A more obvious project, which makes sense even to me, would involve transporting Arab oil through Israel, avoiding both the Straits of Hormuz and the Suez Canal. I see two routes: The first would follow the path of the old British oil line that went from Iraq through Transjordan to Haifa. The second would run from the Arab countries of the Persian Gulf to Jordan’s Aqaba. From there, oil would feed into an existing pipe running from Eilat to Ashdod. It was built to carry oil from Iran back in the days of the Shah.

    • Maybe in a perfect world this would work. In today’s Arab world this is just a passing daydream!

  • Hi there this is kind of of off topic but I was wanting to know if blogs use WYSIWYG editors or if
    you have to manually code with HTML. I’m starting a blog soon but have no coding skills so I wanted to get guidance from someone with experience.
    Any help would be enormously appreciated!

  • Joseph Kelly

    When Chinese do business with Israel it is profitable for both parties, which it should be.

    When the EU and the USA do business with Israel, they secretly fund post Zionists and Israel’s mortal enemies. Could this be because they are influenced by lucrative petro dollar contracts coming their way, making them confused with morality?

    This is why Europe now and soon the USA will lose their hegemony to Asia in particular and China more specifically.

Leave a Reply

Please note: comments may be published in the Algemeiner print edition.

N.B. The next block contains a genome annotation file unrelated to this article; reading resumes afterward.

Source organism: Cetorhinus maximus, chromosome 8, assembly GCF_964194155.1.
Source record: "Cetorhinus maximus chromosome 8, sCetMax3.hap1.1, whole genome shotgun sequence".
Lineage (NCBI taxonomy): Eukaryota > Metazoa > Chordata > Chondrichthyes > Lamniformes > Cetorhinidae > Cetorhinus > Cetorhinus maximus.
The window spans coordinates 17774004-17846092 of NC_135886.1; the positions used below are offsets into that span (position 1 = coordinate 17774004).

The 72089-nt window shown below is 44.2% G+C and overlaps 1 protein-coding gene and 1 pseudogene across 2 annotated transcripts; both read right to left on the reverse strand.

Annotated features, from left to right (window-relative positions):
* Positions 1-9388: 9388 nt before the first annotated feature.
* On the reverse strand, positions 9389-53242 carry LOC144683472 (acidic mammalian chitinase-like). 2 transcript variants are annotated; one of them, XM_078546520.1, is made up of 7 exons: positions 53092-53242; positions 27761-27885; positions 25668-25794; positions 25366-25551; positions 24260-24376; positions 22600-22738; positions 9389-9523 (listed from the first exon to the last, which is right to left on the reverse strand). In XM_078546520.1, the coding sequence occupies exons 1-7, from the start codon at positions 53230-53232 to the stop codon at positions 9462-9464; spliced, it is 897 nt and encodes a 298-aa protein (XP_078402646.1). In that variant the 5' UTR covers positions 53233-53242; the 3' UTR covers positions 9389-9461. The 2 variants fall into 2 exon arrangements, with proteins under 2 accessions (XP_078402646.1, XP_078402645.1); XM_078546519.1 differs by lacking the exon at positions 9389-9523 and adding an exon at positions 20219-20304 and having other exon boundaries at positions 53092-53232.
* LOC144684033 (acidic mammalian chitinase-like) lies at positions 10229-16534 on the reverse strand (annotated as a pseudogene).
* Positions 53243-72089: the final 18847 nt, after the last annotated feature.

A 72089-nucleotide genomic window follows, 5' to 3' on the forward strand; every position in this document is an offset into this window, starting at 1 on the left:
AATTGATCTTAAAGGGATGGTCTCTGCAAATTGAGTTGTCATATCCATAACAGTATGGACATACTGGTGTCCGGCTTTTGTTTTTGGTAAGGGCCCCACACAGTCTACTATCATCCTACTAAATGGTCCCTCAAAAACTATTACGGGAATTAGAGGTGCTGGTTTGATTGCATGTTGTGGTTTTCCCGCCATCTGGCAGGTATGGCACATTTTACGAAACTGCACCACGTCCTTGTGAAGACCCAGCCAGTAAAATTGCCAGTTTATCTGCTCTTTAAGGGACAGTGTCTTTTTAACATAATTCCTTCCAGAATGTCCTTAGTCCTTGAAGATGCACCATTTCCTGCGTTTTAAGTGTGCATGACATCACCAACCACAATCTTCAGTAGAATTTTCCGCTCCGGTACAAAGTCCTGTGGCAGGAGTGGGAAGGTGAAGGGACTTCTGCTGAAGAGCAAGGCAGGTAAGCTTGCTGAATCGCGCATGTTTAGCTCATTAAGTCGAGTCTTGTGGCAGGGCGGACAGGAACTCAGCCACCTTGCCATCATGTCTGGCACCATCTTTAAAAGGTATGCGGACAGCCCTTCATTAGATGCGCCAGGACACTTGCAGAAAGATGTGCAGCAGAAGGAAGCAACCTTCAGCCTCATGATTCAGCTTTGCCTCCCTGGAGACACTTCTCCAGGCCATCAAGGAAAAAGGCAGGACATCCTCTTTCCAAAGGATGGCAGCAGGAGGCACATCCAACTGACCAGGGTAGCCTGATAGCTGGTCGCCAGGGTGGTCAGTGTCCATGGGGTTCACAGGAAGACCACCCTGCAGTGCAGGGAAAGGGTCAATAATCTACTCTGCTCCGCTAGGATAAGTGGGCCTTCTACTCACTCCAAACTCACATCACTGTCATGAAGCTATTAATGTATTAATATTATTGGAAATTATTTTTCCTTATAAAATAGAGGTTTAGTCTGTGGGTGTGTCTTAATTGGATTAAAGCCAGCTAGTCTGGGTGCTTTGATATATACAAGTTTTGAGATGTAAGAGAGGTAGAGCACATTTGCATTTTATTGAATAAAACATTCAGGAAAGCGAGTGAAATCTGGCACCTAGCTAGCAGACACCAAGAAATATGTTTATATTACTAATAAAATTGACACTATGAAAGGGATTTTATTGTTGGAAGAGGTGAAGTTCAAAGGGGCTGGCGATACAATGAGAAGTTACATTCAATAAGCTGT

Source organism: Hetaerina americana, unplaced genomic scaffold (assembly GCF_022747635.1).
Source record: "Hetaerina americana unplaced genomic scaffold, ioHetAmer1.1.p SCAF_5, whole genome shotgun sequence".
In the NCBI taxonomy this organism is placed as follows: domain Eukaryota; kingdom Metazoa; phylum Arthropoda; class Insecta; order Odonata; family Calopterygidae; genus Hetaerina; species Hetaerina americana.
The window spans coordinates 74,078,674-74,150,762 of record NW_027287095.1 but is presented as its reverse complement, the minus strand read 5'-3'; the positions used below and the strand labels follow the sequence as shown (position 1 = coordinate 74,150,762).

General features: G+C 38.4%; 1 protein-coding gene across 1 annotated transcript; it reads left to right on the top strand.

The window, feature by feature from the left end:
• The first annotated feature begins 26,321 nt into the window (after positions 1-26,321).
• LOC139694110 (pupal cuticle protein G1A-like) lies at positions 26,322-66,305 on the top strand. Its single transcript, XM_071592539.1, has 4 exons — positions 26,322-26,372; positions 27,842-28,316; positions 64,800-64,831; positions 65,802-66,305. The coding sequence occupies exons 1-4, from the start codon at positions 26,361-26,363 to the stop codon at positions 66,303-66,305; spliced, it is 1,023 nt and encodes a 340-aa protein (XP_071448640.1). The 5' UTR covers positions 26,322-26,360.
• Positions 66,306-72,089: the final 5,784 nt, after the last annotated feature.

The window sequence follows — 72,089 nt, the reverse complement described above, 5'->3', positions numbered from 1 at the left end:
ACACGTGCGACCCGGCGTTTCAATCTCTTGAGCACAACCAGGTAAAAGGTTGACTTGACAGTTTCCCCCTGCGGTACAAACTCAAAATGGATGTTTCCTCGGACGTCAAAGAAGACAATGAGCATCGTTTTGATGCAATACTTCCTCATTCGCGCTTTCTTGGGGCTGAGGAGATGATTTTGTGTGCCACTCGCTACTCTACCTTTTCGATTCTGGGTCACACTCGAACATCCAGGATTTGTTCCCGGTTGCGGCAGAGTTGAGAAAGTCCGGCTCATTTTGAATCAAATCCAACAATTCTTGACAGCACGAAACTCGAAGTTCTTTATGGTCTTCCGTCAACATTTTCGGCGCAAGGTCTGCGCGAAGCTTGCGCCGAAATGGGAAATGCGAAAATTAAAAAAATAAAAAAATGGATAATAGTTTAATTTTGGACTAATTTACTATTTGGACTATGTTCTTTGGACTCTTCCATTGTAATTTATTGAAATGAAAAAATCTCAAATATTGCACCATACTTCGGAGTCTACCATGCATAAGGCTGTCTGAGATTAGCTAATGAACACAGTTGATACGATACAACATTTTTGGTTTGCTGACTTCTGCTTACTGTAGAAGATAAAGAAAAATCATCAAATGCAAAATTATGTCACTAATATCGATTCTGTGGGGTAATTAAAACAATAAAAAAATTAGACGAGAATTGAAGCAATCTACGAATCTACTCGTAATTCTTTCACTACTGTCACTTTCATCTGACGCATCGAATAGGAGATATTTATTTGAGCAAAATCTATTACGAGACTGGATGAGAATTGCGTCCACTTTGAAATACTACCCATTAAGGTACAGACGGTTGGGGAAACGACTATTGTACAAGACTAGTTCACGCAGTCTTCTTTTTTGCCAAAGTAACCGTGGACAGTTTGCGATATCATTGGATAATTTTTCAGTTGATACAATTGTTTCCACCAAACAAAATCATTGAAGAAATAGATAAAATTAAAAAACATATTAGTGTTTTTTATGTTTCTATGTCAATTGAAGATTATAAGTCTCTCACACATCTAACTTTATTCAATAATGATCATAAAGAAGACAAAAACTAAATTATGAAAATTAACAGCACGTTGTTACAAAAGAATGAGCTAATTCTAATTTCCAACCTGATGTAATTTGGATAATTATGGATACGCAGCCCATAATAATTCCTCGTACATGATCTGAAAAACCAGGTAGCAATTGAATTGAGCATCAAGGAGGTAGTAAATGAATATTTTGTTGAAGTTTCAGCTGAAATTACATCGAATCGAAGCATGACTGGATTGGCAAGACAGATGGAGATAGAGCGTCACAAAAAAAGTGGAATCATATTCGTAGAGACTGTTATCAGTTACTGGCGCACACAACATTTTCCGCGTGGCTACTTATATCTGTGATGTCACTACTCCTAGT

Current day month ye@r *

More...

  • Book Reviews Jewish Identity Surviving the Holocaust by Hiding Their Faith (REVIEW)

    Surviving the Holocaust by Hiding Their Faith (REVIEW)

    “Jews Out!” was just the name of a child’s game that three little girls played in World War II Europe. But all is not as it seems because the three girls were Jewish, but hiding their true identities. In award-winning author R. D. Rosen’s riveting non-fiction work, Such Good Girls, “Jews Out!” wasn’t a game; it was a struggle for survival. The girls, Sophie, Flora, and Carla, grew up at a time and a place that did not allow them [...]

    Read more →
  • Music Personalities Twenty Years On, the Real and Radical Legacy of Rabbi Shlomo Carlebach

    Twenty Years On, the Real and Radical Legacy of Rabbi Shlomo Carlebach

    JNS.org – “He was part hippie, part yippie, part beatnik, and part New Age,” wrote Elli Wohlgelernter in a Jerusalem Post eulogy in 1994, following the Oct. 20 passing of Rabbi Shlomo Carlebach. Twenty years later, more robust accounts of Carlebach’s life have come to the surface. Earlier this year, Natan Ophir published the book Rabbi Shlomo Carlebach: Life, Mission & Legacy. This past summer, Rabbi Shlomo Katz’s The Soul of Jerusalem hit the shelves. But even the authors will admit [...]

    Read more →
  • Blogs Music Beatlemania Invades the Gaza Strip (SATIRE)

    Beatlemania Invades the Gaza Strip (SATIRE)

    As Hamas loses its grip on power in the Gaza Strip as a result of war, poverty and disillusionment, the Islamist terrorist group has developed an ingenious way to raise the moral of the 1.7 million Palestinian Arabs it was elected to serve. While currently focused on delivering a rocket into every Israeli home, Hamas has not left its own people behind. To gently wipe away the tears of children strategically placed inside kindergartens as human shields, the Hamas Interior Ministry has [...]